Joseph dreamed. What we know of him tells us that he was a simple man, a poor man in a country occupied and controlled by a foreign army. He had little reason to dream, yet he had dreams for himself and for his family. He had the courage to act on those dreams, and his actions made all the difference in the world. His steadfast belief in his dreams and his courage to make his dreams come true led to safety for the Son of God. His dreams led to our salvation.
What do we dream for ourselves and for our world? Perhaps we dream about what we might do to make our local community more life-giving for all those who live and visit there. Do we follow the example of Joseph and take courage to work to make those dreams come true? Or do we let the busyness of daily life, the criticism of others or our own self-doubt sweep away our dreams? How many people I have heard say things like, “Our house would never go for that;” or “Our local community doesn’t do that.” It takes courage to suggest change and face the possible ridicule of others. It takes steadfastness to continue to believe in new possibilities when others tell us they are impossible.
No doubt many of us dream about how we can minister among God’s people in a way that brings all closer to our God. Perhaps we think about ways to help others develop their own special spirituality. Or maybe we think of creative ways to help those we meet who may have poor self-concepts. How can we urge them to believe that a loving God sees them as special and lovable? But to implement such ideas we may have to stretch beyond our present skills. We might have to ask others to assist us or to face those who say, “You try to do too much.” We would need courage to reach out and steadfastness to stay on course in spite of these nay-sayers.
Imagine what courage and steadfastness it took for Joseph to believe that he could safely take his tiny son and his young wife on the long journey to a hostile land. Where would he have learned the skills for such travel? He was a simple carpenter. How would he understand the trails through the desert or know how to find work when he didn’t even speak the language of his new land? Yet Joseph dreamed, and he was willing to ask others for assistance to make his dreams possible and to face with courage those who probably told him that such a journey was impossible.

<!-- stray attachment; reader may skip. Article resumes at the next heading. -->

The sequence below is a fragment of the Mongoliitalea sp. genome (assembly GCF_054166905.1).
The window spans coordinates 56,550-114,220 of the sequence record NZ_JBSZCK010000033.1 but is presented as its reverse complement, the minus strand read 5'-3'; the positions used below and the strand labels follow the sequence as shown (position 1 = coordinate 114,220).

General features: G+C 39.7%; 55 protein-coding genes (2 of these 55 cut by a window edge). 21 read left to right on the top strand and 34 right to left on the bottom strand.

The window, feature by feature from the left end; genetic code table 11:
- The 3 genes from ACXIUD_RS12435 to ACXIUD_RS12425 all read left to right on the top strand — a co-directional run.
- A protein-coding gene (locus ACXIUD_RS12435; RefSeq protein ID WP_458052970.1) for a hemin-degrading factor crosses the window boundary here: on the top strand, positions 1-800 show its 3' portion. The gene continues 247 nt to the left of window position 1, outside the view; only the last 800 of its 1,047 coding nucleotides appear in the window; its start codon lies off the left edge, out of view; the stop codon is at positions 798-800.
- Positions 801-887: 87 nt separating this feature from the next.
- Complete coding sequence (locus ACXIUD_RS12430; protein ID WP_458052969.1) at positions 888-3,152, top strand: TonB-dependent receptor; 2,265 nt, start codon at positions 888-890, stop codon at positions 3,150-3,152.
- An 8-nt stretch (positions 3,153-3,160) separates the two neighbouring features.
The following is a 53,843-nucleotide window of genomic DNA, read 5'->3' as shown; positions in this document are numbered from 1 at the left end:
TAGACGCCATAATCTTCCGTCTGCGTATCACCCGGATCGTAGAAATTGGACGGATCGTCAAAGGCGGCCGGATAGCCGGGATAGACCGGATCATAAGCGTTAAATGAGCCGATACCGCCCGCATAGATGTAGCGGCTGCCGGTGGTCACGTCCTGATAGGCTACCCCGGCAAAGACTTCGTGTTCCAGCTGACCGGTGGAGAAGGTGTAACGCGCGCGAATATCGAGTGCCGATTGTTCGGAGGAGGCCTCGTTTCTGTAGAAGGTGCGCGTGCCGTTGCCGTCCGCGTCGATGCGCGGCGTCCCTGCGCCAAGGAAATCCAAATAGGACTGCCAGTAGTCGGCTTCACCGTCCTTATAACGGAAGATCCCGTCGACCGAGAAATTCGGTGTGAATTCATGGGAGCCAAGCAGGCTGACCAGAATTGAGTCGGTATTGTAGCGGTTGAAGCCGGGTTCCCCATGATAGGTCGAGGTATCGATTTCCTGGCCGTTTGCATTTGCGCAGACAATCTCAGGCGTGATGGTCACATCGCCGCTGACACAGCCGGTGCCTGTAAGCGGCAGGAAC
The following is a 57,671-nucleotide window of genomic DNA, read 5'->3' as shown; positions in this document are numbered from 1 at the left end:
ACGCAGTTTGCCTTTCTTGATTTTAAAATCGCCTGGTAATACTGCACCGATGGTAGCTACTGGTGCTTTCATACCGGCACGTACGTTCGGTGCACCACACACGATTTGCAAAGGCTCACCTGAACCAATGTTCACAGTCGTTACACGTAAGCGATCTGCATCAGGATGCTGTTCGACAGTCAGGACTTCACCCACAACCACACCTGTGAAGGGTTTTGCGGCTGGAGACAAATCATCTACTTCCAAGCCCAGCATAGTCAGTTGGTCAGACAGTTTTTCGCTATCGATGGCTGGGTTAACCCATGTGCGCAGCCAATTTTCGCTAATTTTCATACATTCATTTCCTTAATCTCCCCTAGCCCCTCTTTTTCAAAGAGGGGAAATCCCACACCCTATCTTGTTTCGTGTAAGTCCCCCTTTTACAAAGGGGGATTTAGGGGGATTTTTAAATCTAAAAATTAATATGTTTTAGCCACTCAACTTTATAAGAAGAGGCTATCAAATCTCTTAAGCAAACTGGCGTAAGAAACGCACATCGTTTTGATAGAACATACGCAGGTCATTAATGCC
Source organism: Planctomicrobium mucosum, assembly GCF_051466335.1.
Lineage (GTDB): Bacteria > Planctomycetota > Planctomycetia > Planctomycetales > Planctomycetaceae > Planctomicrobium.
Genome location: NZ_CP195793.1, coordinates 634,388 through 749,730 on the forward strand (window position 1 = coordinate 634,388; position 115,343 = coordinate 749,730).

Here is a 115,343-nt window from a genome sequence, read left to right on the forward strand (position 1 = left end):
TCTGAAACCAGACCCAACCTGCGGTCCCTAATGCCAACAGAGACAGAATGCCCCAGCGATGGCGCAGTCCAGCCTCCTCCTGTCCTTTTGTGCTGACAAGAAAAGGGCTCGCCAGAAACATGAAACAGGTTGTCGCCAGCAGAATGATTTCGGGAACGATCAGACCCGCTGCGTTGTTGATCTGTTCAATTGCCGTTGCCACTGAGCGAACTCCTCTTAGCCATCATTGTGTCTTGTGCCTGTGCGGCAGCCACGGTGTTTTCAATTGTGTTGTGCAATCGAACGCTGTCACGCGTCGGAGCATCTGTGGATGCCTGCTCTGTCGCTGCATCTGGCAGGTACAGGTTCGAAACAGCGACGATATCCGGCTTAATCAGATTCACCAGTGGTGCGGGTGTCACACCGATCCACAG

Think of many other areas where we have dreams for ourselves, our friends, our family, our world. Certainly, the dream of a world that responds to the urgent threat of climate change haunts us. Let us take some time during this month that celebrates Joseph and see if we are following the example of the saint whose name we bear. Are we willing to attend to our deepest dreams and then take the courage we need to make those dreams come true? Can we lean on our God and remain steadfast to these deepest yearnings, even in the face of those who scoff at our dreams and tell us to forget them?
As we celebrate St. Joseph’s Day, let us praise Joseph the Dreamer. Let us, too, rejoice in the dreams that we all have for a better world and support one another as we work to make these dreams come true. As Madeleva Williams, CSJ says in her lovely poster, “Joseph had dreams. They weren’t always clear nor easy but they were his. Eventually, they changed his mind and heart.” May our best dreams do the same for us.